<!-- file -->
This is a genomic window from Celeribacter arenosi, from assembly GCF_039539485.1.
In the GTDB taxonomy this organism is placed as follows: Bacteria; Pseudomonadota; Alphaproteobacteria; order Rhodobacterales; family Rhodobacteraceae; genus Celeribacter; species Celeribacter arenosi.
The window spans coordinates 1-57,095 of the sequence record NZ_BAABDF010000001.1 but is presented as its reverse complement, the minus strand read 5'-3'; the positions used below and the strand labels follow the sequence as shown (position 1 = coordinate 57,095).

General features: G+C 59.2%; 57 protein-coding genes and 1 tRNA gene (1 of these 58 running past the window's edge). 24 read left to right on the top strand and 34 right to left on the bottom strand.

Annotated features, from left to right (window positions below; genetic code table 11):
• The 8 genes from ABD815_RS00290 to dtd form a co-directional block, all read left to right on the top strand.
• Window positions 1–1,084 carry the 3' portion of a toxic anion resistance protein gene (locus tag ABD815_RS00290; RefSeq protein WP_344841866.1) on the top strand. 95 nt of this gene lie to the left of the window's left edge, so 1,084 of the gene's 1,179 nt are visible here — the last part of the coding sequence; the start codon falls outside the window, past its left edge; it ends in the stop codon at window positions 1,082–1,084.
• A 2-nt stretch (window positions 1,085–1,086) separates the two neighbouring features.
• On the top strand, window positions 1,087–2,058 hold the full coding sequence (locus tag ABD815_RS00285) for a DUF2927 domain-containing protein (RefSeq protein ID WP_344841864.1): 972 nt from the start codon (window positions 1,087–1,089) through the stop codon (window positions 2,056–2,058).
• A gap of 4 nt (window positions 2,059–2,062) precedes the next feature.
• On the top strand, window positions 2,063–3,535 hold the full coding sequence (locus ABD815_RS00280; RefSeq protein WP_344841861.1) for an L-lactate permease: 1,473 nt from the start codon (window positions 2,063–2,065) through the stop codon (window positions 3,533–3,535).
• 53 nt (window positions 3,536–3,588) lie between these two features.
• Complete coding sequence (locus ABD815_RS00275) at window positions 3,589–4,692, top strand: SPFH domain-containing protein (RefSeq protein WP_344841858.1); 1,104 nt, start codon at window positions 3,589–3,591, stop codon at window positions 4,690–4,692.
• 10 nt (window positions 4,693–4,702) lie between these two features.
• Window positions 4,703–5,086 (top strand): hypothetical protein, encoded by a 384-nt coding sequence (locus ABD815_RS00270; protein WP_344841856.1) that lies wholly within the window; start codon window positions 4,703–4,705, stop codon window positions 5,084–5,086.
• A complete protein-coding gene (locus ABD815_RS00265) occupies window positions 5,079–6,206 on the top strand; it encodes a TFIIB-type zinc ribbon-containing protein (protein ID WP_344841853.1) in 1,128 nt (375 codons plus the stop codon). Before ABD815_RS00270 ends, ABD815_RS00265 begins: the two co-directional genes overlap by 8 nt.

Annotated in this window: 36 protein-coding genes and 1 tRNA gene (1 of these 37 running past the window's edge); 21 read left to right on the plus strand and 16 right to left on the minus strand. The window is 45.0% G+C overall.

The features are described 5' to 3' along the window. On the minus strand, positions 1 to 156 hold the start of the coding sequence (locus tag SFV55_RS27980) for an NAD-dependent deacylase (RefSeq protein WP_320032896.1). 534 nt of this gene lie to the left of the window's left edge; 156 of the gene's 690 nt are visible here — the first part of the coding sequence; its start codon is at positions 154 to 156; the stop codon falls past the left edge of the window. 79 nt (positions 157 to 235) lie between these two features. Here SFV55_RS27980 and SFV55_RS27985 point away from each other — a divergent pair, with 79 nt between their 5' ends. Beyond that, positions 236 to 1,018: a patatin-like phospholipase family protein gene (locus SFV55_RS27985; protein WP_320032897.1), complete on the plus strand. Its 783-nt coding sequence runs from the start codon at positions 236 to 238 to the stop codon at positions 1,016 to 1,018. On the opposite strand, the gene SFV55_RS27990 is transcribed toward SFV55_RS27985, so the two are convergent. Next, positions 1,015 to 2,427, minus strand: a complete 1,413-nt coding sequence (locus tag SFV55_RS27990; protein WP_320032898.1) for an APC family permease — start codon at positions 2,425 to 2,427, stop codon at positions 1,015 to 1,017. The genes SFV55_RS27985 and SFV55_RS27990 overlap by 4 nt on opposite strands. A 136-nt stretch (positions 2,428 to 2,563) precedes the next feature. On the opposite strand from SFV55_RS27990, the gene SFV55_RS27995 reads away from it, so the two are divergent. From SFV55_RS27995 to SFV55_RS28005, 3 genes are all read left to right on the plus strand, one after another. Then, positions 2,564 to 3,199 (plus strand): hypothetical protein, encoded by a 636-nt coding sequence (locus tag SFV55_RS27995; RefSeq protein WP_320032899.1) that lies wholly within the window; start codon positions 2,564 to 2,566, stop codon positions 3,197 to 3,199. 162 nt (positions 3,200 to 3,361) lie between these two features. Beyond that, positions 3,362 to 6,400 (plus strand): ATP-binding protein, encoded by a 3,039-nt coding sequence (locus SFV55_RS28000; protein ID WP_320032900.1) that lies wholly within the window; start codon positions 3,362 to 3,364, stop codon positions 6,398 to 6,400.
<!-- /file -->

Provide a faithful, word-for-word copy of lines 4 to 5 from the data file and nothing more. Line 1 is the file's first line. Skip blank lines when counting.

General features: G+C 59.2%; 57 protein-coding genes and 1 tRNA gene (1 of these 58 running past the window's edge). 24 read left to right on the top strand and 34 right to left on the bottom strand.

Annotated features, from left to right (window positions below; genetic code table 11):